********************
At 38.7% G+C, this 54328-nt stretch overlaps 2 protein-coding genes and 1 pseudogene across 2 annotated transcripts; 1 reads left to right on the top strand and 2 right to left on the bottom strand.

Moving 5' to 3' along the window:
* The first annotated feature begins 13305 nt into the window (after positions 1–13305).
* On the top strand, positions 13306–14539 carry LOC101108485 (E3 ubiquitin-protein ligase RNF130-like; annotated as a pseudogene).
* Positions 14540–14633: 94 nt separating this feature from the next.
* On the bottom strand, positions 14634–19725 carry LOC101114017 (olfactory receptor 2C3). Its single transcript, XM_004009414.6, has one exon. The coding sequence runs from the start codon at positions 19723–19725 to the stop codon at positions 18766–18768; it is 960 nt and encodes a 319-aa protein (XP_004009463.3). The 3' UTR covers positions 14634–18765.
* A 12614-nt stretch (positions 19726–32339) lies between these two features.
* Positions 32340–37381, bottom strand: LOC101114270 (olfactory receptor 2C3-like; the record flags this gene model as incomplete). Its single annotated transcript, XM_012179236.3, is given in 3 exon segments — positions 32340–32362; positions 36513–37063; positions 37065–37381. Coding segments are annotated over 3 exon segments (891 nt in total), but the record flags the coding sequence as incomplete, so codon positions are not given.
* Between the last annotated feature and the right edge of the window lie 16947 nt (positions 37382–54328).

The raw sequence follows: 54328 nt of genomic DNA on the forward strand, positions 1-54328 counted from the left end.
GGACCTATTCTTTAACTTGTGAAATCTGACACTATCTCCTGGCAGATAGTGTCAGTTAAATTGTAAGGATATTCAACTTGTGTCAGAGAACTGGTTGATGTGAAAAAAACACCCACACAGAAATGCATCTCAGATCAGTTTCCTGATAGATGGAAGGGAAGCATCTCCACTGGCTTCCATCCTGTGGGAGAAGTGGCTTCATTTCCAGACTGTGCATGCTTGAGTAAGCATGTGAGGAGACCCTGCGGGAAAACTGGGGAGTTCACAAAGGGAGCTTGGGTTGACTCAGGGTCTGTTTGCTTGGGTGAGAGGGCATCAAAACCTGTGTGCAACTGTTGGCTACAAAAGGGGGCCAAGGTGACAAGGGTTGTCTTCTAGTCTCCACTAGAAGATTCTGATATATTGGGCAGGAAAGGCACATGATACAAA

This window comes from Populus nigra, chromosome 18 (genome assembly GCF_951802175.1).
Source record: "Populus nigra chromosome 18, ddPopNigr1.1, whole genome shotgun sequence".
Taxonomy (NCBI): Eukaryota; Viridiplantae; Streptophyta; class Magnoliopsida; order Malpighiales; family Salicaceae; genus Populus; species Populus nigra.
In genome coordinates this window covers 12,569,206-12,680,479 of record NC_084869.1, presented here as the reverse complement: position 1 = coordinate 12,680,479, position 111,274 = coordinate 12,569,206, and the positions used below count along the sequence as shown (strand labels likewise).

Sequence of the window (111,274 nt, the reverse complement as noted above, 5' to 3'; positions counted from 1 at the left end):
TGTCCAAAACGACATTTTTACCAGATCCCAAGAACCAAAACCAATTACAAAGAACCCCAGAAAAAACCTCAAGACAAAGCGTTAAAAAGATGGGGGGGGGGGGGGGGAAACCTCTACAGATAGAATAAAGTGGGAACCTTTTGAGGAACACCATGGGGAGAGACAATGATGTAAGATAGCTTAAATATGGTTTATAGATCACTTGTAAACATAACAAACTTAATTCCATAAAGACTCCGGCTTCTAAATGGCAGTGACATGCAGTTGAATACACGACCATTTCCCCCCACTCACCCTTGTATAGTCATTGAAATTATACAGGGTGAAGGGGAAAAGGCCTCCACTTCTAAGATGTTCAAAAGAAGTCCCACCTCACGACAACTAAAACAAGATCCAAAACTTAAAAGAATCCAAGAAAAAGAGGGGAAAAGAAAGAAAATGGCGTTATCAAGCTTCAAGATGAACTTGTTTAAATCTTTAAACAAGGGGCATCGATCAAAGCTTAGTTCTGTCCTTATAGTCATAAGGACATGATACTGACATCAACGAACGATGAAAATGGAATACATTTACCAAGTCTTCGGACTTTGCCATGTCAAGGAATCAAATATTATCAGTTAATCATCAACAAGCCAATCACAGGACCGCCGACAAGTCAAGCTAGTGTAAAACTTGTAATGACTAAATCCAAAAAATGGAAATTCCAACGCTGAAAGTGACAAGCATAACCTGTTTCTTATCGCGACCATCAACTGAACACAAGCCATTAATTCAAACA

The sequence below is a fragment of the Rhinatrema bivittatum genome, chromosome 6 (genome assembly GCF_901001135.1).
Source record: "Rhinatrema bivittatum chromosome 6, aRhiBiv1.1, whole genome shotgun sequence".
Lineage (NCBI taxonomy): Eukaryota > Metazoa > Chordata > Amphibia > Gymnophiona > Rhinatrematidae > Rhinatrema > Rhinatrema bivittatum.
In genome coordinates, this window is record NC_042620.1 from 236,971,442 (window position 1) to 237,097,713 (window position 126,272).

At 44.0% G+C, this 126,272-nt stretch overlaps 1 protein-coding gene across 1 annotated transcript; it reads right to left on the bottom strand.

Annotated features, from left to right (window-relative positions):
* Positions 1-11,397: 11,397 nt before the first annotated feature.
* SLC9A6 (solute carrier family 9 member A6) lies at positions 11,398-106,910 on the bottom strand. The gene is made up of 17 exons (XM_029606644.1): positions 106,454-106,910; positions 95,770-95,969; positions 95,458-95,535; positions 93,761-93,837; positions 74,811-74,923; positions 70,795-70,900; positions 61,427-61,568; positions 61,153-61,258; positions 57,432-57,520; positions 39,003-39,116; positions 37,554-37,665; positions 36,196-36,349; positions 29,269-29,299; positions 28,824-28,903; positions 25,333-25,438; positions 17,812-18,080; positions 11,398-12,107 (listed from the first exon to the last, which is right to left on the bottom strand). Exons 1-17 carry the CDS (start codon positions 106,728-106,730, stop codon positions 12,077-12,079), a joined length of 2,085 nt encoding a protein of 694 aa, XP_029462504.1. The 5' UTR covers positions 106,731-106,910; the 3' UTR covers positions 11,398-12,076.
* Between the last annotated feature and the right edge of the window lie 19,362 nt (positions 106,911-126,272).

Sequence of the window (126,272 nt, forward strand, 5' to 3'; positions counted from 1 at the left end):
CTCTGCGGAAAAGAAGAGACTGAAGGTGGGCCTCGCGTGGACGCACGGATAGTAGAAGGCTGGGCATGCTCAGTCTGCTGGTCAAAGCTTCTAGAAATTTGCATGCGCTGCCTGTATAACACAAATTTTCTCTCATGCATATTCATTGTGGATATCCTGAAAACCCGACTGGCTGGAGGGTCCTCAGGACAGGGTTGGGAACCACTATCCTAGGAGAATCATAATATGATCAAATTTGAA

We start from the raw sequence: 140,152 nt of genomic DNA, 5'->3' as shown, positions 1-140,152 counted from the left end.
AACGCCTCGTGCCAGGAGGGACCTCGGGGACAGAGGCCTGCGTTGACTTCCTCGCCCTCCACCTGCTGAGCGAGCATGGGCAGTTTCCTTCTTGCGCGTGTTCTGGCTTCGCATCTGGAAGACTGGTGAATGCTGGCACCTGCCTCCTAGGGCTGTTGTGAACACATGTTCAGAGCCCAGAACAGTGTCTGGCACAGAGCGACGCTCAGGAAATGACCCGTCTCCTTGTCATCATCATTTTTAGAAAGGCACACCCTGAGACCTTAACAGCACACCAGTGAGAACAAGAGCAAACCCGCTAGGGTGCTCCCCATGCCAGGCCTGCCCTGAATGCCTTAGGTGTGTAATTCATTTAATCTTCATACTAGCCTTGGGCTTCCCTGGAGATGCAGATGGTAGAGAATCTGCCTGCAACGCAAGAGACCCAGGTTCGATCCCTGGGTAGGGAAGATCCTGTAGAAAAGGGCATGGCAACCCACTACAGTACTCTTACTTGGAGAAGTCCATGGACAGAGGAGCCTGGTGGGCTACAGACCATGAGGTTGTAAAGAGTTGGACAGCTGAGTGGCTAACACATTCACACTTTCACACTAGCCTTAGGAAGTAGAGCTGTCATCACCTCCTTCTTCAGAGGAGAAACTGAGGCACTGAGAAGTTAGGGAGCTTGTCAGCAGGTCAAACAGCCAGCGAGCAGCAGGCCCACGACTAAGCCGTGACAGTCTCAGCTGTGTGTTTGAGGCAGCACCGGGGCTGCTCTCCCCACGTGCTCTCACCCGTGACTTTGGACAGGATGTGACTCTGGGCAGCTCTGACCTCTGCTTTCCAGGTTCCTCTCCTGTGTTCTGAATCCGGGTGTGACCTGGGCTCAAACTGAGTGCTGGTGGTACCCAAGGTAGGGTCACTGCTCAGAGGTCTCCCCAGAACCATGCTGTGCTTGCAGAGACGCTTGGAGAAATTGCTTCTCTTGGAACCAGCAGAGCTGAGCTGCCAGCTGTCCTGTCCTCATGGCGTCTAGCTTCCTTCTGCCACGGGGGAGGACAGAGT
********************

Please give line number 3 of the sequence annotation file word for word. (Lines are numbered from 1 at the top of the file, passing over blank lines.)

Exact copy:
* The first annotated feature begins 13305 nt into the window (after positions 1–13305).